I am a mystic in the sense that I have a very intimate connection with the divine. In particular, I am connected to the Pan-Asian Hindu and Buddhist goddess Sarasvati, though to me She very often comes across as the incredibly Japanese Benzaiten-sama. You see, the divine I connect to is not an impersonal entity, but one with a very definite personality. She likes yogurts and rich, fresh milk from pastured cows….and She loves strawberry ice cream. She is protective and loving, but a bit possessive. I am Hers and Hers alone.
When I came to the conclusion that the best way to define myself was as a “mystic,” I then wondered what the next step was. Writing about it seemed the obvious answer. Herself is a goddess of eloquence, and She orders my words in ways that others will understand. You see, I have no problem with inspiration. In fact, I have rather too much inspiration at times. My mind overflows with ideas, but I struggle to communicate them properly. From a metaphysical standpoint (and forgive the woo), my third eye chakra is incredibly active, while my throat chakra is…pitiful. It’s part of the Asperger’s, I suspect.
Sarasvati is a constant presence in my life now, in a way that I could only have dreamed in my days as a Christian, when I prayed to G-D and received no answer. She is always simply…there. The best way I can describe it is that she is immanent in my person. It is, needless to say, a very personal connection. Yet I’m not ashamed to talk about it to those who will understand. My problem is – who would really want to listen?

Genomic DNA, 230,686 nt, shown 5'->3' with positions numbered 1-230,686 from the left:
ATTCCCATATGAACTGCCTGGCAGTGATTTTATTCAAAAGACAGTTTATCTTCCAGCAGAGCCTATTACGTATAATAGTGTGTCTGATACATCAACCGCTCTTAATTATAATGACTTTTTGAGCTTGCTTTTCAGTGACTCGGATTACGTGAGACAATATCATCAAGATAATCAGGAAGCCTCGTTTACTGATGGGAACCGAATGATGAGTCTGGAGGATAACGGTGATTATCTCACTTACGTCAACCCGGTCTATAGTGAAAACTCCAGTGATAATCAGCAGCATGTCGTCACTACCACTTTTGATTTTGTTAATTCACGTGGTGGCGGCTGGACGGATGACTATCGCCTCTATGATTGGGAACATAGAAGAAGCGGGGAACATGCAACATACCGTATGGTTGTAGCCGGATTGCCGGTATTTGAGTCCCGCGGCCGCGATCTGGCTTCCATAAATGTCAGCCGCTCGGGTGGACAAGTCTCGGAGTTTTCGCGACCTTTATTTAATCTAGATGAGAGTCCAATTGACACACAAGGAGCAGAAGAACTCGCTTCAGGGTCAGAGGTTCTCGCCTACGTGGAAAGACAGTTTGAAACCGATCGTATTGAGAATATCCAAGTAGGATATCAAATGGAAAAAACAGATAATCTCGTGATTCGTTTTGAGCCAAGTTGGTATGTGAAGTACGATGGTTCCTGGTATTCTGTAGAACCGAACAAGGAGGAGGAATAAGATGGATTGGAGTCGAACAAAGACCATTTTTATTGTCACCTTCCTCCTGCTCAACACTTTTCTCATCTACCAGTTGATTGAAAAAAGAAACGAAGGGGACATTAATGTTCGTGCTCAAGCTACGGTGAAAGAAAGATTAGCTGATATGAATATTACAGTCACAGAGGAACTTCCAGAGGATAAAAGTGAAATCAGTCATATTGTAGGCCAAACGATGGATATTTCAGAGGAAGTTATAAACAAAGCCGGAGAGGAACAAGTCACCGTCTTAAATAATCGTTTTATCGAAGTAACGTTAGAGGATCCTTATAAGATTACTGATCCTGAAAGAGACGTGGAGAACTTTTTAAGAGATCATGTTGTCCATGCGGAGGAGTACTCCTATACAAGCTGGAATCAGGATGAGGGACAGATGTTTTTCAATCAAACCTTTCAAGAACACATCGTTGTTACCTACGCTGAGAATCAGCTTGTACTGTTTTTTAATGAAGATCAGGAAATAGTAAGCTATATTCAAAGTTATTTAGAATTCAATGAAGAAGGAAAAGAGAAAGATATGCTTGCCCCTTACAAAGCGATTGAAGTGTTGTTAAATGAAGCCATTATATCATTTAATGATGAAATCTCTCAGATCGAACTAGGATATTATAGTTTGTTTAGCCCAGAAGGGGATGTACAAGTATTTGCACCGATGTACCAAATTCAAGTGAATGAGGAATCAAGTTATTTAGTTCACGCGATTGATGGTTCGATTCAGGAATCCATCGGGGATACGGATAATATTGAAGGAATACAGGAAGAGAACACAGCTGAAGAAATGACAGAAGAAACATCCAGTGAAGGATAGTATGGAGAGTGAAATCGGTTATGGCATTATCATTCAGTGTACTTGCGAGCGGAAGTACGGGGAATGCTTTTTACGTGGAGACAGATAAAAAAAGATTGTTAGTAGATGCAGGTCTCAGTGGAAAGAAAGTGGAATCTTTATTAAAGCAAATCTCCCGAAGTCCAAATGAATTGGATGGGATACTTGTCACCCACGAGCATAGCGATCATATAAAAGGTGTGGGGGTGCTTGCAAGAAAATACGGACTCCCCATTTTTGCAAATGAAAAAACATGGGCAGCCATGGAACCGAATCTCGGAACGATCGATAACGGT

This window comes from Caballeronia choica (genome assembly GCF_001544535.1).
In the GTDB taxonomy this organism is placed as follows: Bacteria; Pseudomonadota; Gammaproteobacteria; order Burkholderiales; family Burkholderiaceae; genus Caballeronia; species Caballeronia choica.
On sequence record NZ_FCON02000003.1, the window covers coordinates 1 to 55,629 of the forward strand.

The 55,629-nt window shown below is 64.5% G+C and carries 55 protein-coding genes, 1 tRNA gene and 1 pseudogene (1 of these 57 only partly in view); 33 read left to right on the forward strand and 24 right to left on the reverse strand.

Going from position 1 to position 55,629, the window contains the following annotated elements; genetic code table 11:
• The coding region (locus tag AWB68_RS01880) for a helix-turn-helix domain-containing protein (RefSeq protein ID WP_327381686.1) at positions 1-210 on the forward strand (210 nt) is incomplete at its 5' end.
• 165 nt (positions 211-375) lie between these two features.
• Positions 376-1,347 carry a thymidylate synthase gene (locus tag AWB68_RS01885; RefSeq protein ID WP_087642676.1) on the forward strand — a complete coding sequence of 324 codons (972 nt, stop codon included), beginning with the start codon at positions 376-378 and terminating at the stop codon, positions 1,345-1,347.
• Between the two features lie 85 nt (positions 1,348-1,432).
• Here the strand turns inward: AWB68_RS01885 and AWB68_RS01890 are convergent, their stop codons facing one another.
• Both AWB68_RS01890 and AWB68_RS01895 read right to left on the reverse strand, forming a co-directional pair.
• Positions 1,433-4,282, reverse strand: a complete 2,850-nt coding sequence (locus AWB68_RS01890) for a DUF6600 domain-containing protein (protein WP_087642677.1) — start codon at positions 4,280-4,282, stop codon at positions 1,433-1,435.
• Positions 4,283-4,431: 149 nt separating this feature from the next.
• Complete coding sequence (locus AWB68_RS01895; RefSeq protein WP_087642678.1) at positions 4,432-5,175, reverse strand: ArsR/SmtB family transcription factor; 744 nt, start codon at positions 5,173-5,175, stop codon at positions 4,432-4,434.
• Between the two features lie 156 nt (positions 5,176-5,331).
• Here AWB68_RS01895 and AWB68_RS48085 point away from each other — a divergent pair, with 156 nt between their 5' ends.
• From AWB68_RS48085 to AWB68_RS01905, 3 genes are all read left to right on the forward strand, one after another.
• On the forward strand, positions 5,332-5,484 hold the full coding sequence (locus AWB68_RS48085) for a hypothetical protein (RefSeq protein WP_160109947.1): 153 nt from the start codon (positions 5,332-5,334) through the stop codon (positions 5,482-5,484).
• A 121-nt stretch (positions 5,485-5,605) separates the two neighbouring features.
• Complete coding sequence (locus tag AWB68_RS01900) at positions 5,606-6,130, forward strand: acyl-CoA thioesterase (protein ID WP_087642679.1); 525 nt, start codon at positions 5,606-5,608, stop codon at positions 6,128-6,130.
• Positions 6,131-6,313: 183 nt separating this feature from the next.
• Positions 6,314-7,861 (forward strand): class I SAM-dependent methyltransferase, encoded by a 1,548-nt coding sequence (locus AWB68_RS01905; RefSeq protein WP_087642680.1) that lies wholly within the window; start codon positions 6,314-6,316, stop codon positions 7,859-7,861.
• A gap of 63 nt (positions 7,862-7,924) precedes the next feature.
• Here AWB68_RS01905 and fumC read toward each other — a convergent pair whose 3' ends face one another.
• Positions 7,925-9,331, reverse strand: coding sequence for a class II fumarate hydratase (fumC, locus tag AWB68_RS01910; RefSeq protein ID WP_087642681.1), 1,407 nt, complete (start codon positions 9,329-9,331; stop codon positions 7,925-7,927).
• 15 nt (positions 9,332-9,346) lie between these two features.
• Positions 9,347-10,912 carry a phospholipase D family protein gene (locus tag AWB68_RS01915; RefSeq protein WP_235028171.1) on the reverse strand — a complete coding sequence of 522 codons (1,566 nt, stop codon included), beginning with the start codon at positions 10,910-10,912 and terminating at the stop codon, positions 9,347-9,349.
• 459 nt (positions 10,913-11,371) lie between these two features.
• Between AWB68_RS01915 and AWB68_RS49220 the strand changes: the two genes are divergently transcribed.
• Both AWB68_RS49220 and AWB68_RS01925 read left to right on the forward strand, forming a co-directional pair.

You see, when I say “I’ve got a goddess living inside me,” it sounds like I’m saying that makes me terribly important. And well…that’s not it. Sarasvati’s not confined to just being inside me. I know that, and I don’t want anyone to think for a moment that I’m some kind of authority on Her. If you want to know the facts about my goddess, check out a book from the library. Or better yet, ask a Hindu priest, or a Tibetan monk, or the priest at a Shrine of Benzaiten-sama. All I can tell you is what I know. And that’s actually just a small part of the picture.